Peter Sellers Gives a Quick Demonstration of British Accents

A while ago we brought you a hilar­i­ous series of record­ings of the British comedic actor Peter Sell­ers read­ing The Bea­t­les’ “She Loves You” in four dif­fer­ent accents. Today we have a brief clip from a tele­phone call by Sell­ers on the set of Stan­ley Kubrick­’s 1964 film Dr. Strangelove or: How I Learned to Stop Wor­ry­ing and Love the Bomb (in which Sell­ers played three dif­fer­ent roles). Here he demon­strates the nuances of a few of the many accents around Great Britain. From cock­ney to upper class and from Lon­don to Edin­burgh, it’s clas­sic Sell­ers all the way.

Relat­ed con­tent:

Peter Sell­ers: His Life in Home Movies

Peter Sell­ers Per­forms The Bea­t­les in Shake­speare­an Mode

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Comments (3)
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  • Weird. Sell­ers is obvi­ous­ly on the set of *Dr. Strangelove*, made up as Pres­i­dent Merkin Muf­fley and prob­a­bly just fin­ished doing the scene where, in his Amer­i­can accent, he talks to his Sovi­et coun­ter­part, Pre­mier Dmitri Kissoff. (“Now, Dmitri, you know how we’ve always talked about some­thing going wrong the The Bomb. [beat] The *Bomb*, Dmitri. [beat] The *hydro­gen* Bomb.”) He looks as if he’s being asked about accents by some­one on the phone — but the phone’s got to be a prop, no? This lit­tle shtick is cry­ing out for some con­text!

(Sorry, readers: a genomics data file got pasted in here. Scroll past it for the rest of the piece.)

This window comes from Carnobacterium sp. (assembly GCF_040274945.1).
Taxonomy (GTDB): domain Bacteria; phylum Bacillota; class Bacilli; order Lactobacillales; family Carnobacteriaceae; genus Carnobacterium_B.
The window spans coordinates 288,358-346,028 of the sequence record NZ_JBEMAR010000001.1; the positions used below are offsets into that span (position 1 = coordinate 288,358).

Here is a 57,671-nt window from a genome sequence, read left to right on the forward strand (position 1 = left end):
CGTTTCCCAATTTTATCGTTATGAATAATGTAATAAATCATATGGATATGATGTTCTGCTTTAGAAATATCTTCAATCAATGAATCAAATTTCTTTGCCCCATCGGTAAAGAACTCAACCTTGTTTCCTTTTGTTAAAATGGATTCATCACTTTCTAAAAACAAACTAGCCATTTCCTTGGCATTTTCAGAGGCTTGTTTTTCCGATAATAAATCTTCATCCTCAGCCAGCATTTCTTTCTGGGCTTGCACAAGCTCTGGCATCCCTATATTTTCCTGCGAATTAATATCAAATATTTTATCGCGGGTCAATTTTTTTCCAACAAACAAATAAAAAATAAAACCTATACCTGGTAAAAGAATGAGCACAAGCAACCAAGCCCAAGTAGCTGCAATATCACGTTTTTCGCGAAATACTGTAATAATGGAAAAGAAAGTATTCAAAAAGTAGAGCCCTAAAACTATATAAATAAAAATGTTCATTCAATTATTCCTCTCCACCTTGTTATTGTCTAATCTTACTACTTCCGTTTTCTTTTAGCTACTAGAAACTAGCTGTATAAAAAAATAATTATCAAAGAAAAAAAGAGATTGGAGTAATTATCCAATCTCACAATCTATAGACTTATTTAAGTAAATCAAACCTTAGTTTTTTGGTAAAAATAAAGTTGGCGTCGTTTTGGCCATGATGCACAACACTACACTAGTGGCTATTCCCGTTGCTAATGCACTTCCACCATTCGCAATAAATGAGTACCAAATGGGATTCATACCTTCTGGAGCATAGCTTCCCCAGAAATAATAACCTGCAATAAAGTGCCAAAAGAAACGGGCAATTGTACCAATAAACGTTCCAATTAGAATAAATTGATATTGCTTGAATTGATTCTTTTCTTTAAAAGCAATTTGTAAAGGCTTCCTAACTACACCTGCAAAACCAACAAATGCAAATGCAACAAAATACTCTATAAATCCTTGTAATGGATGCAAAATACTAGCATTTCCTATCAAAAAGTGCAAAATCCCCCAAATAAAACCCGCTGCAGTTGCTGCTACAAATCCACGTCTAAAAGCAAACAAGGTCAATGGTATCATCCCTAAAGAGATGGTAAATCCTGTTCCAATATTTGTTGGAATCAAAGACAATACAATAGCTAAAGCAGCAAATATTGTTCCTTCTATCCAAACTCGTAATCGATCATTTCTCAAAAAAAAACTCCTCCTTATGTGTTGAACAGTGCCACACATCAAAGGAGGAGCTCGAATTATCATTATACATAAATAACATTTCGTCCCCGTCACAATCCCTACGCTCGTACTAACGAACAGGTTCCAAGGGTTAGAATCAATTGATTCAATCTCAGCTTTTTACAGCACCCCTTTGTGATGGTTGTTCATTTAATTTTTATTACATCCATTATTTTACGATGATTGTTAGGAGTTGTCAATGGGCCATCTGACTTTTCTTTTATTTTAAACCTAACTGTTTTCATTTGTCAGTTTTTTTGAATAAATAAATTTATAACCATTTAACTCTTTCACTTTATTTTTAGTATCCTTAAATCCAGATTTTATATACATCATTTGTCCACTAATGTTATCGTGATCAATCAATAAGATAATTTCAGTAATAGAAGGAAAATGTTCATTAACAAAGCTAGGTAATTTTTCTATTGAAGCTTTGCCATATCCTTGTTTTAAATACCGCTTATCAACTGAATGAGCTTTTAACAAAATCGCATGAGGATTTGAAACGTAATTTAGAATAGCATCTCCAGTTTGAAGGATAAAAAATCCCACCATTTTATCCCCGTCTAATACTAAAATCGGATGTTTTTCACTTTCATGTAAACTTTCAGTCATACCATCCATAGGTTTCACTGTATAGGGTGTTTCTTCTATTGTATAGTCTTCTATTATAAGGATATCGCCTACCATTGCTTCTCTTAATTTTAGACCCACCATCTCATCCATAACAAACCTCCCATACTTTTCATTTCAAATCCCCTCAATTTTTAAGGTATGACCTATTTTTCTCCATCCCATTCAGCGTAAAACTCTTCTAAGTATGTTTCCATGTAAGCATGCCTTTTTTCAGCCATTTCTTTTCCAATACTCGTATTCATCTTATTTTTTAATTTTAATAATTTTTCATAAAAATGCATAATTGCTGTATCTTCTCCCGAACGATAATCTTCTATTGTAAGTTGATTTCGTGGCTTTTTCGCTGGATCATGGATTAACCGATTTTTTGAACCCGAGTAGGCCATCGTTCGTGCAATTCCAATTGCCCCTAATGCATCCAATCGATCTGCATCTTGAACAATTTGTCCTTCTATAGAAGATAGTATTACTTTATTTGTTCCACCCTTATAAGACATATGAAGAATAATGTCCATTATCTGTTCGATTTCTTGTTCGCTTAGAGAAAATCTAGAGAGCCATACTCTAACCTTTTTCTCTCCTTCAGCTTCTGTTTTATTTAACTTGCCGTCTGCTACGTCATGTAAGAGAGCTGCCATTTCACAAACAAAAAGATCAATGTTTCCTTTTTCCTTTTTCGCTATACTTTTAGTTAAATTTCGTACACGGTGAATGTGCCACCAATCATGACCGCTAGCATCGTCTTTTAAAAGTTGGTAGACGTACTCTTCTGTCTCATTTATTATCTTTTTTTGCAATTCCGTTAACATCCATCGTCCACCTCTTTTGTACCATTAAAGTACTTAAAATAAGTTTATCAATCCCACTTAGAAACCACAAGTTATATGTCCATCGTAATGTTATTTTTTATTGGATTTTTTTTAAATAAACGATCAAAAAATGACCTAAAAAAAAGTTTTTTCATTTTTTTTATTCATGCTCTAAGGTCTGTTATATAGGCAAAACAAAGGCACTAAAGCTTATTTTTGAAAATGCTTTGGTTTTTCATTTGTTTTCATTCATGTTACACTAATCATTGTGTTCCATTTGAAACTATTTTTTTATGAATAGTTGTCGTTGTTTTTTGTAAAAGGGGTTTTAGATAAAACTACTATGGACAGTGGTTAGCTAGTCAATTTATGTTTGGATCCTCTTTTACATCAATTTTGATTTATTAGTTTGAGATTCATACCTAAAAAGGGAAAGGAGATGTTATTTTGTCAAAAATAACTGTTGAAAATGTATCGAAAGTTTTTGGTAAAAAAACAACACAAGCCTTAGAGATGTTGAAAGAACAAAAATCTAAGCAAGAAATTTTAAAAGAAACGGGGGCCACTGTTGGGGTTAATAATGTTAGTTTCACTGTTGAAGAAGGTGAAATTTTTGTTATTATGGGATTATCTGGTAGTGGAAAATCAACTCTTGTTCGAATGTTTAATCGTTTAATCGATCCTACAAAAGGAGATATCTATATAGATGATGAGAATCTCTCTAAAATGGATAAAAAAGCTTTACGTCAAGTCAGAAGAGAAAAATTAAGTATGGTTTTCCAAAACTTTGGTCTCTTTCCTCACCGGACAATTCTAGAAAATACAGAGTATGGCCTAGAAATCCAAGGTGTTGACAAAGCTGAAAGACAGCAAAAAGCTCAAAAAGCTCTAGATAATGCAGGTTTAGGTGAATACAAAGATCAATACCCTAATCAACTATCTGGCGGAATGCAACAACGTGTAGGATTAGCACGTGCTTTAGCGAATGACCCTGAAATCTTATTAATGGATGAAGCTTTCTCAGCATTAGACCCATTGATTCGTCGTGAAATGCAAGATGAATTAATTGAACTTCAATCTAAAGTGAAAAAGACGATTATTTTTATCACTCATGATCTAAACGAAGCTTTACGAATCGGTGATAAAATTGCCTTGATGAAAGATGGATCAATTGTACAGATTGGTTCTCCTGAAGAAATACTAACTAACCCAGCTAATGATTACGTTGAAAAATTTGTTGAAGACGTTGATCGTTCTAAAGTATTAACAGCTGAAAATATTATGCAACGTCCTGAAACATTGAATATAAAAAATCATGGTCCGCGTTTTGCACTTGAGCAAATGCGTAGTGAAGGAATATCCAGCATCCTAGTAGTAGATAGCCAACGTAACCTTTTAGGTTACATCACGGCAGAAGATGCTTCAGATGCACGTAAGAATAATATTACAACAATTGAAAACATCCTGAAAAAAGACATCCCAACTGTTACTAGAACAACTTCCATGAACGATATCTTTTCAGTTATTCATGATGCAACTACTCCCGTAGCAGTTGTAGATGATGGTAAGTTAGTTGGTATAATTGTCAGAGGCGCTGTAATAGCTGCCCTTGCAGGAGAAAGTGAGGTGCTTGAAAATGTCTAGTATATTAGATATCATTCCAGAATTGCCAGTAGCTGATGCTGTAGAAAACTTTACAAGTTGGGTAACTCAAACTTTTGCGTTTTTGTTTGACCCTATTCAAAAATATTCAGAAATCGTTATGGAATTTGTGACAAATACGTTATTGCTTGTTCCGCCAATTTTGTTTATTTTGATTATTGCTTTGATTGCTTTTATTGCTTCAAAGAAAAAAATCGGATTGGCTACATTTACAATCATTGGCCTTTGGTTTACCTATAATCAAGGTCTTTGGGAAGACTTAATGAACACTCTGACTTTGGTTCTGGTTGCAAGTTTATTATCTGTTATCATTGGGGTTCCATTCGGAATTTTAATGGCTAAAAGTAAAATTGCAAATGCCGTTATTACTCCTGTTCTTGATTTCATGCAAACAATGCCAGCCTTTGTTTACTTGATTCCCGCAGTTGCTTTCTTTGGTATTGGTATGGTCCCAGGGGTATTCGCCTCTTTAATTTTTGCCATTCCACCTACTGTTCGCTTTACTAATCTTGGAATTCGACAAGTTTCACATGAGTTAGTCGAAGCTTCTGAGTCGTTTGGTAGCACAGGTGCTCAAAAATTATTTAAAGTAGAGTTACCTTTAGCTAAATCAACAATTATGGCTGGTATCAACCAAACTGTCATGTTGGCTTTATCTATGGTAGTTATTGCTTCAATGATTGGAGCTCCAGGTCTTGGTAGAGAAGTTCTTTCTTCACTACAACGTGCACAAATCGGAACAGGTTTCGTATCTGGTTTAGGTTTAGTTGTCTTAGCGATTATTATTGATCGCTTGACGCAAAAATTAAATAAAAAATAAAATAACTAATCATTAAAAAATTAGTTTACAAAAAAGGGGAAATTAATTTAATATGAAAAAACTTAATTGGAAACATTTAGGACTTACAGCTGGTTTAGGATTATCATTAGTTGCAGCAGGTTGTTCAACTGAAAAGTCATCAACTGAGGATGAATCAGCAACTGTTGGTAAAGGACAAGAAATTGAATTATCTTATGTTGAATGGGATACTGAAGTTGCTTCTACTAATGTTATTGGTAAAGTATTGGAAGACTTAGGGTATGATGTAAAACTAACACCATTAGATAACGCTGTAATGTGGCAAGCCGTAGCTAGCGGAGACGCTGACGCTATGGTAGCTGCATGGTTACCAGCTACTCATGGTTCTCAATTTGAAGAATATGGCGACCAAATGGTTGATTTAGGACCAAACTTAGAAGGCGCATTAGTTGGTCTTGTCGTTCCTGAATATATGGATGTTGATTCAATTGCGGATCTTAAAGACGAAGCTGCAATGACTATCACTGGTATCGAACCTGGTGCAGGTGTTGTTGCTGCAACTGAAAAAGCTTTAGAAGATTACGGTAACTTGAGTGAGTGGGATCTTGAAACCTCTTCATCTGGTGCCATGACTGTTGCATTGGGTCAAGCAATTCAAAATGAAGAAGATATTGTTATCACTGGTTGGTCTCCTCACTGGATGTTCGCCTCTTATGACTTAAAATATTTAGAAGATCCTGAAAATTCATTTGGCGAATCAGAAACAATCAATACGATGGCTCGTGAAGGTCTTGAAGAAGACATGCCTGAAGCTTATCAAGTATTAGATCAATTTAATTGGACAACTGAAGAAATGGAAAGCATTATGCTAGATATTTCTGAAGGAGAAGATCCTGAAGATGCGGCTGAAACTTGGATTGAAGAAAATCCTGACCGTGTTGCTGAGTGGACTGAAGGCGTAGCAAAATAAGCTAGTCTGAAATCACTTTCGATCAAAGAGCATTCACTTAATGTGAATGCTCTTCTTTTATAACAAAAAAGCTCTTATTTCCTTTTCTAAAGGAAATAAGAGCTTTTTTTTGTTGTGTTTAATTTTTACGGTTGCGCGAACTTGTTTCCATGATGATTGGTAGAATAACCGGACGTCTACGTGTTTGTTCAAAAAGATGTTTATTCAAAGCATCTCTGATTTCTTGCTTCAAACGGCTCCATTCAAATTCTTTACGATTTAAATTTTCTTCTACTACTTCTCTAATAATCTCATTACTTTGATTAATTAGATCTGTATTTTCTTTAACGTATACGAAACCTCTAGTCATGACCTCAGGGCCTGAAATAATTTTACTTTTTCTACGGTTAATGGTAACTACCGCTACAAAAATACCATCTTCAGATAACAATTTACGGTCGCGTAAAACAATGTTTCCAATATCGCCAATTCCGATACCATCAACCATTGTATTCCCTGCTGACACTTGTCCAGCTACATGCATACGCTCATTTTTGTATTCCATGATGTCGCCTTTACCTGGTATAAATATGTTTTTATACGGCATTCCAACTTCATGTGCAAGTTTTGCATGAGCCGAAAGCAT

• DearieMe says:

    Here’s the con­text: I saw this same clip on the DVD extras for the film. This is an excerpt from one of the “inter­views” Sell­ers did for pro­mot­ing Dr. Strangelove. The films of the inter­views, com­plete with paus­es, were sent to tele­vi­sion sta­tions, along with a print­ed list of the ques­tions Sell­ers was asked. The idea was that a local enter­tain­ment reporter could be shown in split screen with Sell­ers, hold a tele­phone receiv­er as if talk­ing to him, and ask the pre­pared ques­tions. It would then look like the per­son was inter­view­ing Sell­ers live via tele­phone. Anoth­er sim­i­lar film was done with George C. Scott.

  • OddEdges says:

    This is why Open­Cul­ture is THE BEST

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